Going global – is your business prepared in advance?
We understand as a business in its infancy sometimes looking at the big picture can be a daunting and overwhelming task, you don’t want to seem arrogant and certain of your success, trust me we get it! However, as a graphic design agency, we can’t stress the value of branding yourself ready for the global market. The subtle variances in the distinctive features of your brand, be it a logo, the colour of packaging or marketing materials, all contribute to how successful your brand is likely to be. Therefore is it worthwhile having a product that doesn’t relate to people across the world?
In general, it’s extremely difficult for a business person who has no background knowledge of the American food industry to push an item designed specifically for the British market into that already existing space. However, due to the flourishing e-commerce marketplace, more and more products are being exported and imported at an increasingly frightening rate. Preparation from the offset can really be beneficial when aiming to get your product into those expansive American stomachs.
Don’t worry, we know what you’re thinking…where do you start? Being honest, we are really worried that you’d switch off at this point because it feels like we are teaching you the obvious, but in our experience, passion for a start-up often overshadows integral forethought and planning, so please think it through. A brilliant example of global marketing is Huel, a fantastic brand with room to grow.
Global markets move in different ways, you only have to walk down Market Street in the Centre of Manchester and you’ll eventually pass ten different coffee shops, but does the frequency of Mancunian coffee drinkers mean that global success is guaranteed for the big players? Quite simply, no it doesn’t. You don’t have to look past arguably the most recognisable provider of coffee in the world, Starbucks to quickly find without the right preparation you aren’t promised success. For example, the company famously tried to crack the Australian market, I mean our cousins in OZ aren’t too different from the typical Brit or American…are they? By 2014, after 14 years of failing to make any impact and throwing a whole lot of money into the South Pacific, Starbucks pulled out of Australia completely. The multi-national had somehow failed to prepare themselves for the sceptical and savvy Australian coffee market. With locals favouring independent companies and coffee that came at a much cheaper price than what Starbucks was offering.
After the preparation phase of finding out what it is hat your foreign customer based wants, it’s then vital to find out what they like. We understand this is no easy feat but we also know that a good designer and marketeer will already have their fingers on the pulse when it comes to market knowledge. So what do we mean by what customers like? Well, what we want and need to purchase isn’t always what we actually purchase and this is a buying habit that’s commonplace across the world. However what we like is what drives us to buy. For example, just last week despite knowing I had no need whatsoever for a new set of headphones, I bought some. Well, the question then arises, is it intelligent marketing to brand the email (that I believe drove me to purchase, although it could have been a number of other factors) in a way that sells me headphones for the gym, knowing it’s summer, knowing I’m needing to shift the Christmas love handles in time for those beach visits (I know I shouldn’t still be carrying the Christmas weight). This is of course down primarily to individual preference, but as a marketeer knowing the general preferences socially become vital as a company attempts to move into foreign markets.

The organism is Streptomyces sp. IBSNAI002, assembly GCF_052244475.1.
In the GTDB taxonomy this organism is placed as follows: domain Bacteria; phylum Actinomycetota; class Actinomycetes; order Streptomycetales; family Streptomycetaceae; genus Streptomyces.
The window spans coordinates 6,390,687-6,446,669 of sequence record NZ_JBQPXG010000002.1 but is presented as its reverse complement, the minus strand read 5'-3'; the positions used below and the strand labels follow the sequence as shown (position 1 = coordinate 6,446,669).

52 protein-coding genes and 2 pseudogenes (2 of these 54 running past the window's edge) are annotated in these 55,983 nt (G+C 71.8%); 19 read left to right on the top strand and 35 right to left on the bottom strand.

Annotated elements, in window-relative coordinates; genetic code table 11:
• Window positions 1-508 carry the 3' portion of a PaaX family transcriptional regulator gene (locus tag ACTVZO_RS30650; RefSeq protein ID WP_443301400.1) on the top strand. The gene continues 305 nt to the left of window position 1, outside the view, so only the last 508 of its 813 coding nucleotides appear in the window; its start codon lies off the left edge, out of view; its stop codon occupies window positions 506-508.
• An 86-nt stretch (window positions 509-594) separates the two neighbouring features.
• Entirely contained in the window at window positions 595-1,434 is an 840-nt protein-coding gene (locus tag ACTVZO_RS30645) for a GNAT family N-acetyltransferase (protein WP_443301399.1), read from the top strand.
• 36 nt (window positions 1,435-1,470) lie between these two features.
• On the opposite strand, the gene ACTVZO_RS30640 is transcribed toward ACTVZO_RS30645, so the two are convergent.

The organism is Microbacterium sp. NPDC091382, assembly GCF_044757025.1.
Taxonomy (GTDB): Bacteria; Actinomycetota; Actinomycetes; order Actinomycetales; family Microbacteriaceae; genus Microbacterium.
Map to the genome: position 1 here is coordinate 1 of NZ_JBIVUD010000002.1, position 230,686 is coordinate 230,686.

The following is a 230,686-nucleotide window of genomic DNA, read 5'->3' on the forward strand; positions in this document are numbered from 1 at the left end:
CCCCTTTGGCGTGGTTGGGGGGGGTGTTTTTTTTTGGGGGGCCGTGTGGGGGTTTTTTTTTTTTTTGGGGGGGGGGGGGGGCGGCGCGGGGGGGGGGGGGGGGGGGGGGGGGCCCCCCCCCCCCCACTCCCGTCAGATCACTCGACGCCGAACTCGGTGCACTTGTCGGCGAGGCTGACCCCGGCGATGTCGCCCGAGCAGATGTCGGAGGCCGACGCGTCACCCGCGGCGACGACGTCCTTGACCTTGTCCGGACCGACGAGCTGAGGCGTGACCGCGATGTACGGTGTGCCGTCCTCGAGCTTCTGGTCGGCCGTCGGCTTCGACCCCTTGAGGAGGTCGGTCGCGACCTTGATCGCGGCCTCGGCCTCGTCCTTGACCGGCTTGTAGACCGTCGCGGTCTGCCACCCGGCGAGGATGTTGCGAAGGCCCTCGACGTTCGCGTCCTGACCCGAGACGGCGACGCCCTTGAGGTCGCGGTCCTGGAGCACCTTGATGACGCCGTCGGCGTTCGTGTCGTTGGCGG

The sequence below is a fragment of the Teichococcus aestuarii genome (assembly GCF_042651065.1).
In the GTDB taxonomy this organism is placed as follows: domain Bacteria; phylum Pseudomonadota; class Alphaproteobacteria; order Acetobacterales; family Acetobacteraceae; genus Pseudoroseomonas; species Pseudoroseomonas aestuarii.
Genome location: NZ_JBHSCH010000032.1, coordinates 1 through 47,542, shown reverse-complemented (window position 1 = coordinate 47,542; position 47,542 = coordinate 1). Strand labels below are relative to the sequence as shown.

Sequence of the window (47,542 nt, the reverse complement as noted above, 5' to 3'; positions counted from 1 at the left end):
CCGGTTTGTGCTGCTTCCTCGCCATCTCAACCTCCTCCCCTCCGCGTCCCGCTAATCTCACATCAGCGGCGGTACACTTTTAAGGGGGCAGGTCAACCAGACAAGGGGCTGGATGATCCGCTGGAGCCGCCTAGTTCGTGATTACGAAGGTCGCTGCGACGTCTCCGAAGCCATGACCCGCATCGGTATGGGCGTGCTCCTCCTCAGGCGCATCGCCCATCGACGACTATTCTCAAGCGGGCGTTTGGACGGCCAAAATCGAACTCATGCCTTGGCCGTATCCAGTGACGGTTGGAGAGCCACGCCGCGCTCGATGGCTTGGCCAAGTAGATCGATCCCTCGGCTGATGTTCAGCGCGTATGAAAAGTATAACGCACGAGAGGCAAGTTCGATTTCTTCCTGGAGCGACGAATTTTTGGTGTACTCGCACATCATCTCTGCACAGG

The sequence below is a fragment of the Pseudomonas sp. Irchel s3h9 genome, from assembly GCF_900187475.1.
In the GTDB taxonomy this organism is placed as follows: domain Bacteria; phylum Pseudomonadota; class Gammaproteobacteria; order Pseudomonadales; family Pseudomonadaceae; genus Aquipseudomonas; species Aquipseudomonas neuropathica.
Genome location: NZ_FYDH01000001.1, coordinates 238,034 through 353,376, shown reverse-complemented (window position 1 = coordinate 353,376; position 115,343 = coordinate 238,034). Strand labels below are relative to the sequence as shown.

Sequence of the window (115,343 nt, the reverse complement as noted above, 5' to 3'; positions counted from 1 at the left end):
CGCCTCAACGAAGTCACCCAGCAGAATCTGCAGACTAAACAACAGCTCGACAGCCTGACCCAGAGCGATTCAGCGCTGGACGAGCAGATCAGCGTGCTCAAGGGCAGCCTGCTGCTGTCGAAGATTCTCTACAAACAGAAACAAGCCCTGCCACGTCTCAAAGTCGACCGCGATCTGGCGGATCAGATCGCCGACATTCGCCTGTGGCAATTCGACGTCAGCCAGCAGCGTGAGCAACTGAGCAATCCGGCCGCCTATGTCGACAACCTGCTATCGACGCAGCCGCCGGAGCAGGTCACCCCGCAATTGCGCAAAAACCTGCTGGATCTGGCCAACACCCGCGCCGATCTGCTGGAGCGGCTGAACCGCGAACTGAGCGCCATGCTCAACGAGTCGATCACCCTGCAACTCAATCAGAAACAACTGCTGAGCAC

All good graphic designers should provide business owners with insight regarding cultural colour considerations, for example, a logo and marketing campaign that revolves around blue hues, will in the Western countries symbolise wealth and security, which is why it is a popular colour with banks. In India it’s a colour used to signify strength and is used frequently by sports teams, comparatively in China, it’s seen to be a more feminine colour, in contrast with the traditional idea of pink for a girl and blue for a boy. Cultural considerations shouldn’t end there when it comes to designing a successful global campaign, across the world certain symbols and terminology has grossly varying meanings.
Feel free to contact us with any questions you may have.